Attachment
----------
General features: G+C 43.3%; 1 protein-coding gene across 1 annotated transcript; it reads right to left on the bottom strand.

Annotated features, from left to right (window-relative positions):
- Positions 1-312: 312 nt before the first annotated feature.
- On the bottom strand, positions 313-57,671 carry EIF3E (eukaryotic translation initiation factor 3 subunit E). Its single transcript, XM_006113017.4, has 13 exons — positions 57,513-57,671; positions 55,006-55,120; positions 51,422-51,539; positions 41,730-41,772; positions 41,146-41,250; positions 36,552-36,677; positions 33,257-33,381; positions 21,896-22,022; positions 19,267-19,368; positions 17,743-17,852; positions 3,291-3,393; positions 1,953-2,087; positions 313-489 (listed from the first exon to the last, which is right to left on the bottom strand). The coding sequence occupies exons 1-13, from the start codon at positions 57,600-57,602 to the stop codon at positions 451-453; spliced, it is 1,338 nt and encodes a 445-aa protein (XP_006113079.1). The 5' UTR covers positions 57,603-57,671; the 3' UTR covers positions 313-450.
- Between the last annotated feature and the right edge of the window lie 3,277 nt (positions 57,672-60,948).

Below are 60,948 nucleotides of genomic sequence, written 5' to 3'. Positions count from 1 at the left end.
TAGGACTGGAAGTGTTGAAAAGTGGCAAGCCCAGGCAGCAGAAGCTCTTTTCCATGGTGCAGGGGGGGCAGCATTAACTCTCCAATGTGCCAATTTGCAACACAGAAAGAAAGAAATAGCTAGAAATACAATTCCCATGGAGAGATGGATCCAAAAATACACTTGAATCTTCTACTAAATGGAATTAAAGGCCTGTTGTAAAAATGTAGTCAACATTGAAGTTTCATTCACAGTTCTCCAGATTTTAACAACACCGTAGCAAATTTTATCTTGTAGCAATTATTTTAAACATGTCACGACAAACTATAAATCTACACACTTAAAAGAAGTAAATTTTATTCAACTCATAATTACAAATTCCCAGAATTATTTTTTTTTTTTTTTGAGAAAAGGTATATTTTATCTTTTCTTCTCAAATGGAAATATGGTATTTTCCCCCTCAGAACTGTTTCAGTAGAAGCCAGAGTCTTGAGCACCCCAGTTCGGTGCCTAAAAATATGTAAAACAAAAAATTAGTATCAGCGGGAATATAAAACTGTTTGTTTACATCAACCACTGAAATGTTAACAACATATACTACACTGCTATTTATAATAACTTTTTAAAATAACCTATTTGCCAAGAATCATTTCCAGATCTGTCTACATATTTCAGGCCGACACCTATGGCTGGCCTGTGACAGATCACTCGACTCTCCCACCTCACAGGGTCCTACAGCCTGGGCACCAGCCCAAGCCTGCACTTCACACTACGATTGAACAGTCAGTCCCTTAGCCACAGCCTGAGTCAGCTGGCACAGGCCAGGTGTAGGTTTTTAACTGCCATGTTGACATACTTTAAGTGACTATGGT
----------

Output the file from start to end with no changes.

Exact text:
General features: G+C 43.3%; 1 protein-coding gene across 1 annotated transcript; it reads right to left on the bottom strand.

Annotated features, from left to right (window-relative positions):
- Positions 1-312: 312 nt before the first annotated feature.
- On the bottom strand, positions 313-57,671 carry EIF3E (eukaryotic translation initiation factor 3 subunit E). Its single transcript, XM_006113017.4, has 13 exons — positions 57,513-57,671; positions 55,006-55,120; positions 51,422-51,539; positions 41,730-41,772; positions 41,146-41,250; positions 36,552-36,677; positions 33,257-33,381; positions 21,896-22,022; positions 19,267-19,368; positions 17,743-17,852; positions 3,291-3,393; positions 1,953-2,087; positions 313-489 (listed from the first exon to the last, which is right to left on the bottom strand). The coding sequence occupies exons 1-13, from the start codon at positions 57,600-57,602 to the stop codon at positions 451-453; spliced, it is 1,338 nt and encodes a 445-aa protein (XP_006113079.1). The 5' UTR covers positions 57,603-57,671; the 3' UTR covers positions 313-450.
- Between the last annotated feature and the right edge of the window lie 3,277 nt (positions 57,672-60,948).

Below are 60,948 nucleotides of genomic sequence, written 5' to 3'. Positions count from 1 at the left end.
TAGGACTGGAAGTGTTGAAAAGTGGCAAGCCCAGGCAGCAGAAGCTCTTTTCCATGGTGCAGGGGGGGCAGCATTAACTCTCCAATGTGCCAATTTGCAACACAGAAAGAAAGAAATAGCTAGAAATACAATTCCCATGGAGAGATGGATCCAAAAATACACTTGAATCTTCTACTAAATGGAATTAAAGGCCTGTTGTAAAAATGTAGTCAACATTGAAGTTTCATTCACAGTTCTCCAGATTTTAACAACACCGTAGCAAATTTTATCTTGTAGCAATTATTTTAAACATGTCACGACAAACTATAAATCTACACACTTAAAAGAAGTAAATTTTATTCAACTCATAATTACAAATTCCCAGAATTATTTTTTTTTTTTTTTGAGAAAAGGTATATTTTATCTTTTCTTCTCAAATGGAAATATGGTATTTTCCCCCTCAGAACTGTTTCAGTAGAAGCCAGAGTCTTGAGCACCCCAGTTCGGTGCCTAAAAATATGTAAAACAAAAAATTAGTATCAGCGGGAATATAAAACTGTTTGTTTACATCAACCACTGAAATGTTAACAACATATACTACACTGCTATTTATAATAACTTTTTAAAATAACCTATTTGCCAAGAATCATTTCCAGATCTGTCTACATATTTCAGGCCGACACCTATGGCTGGCCTGTGACAGATCACTCGACTCTCCCACCTCACAGGGTCCTACAGCCTGGGCACCAGCCCAAGCCTGCACTTCACACTACGATTGAACAGTCAGTCCCTTAGCCACAGCCTGAGTCAGCTGGCACAGGCCAGGTGTAGGTTTTTAACTGCCATGTTGACATACTTTAAGTGACTATGGT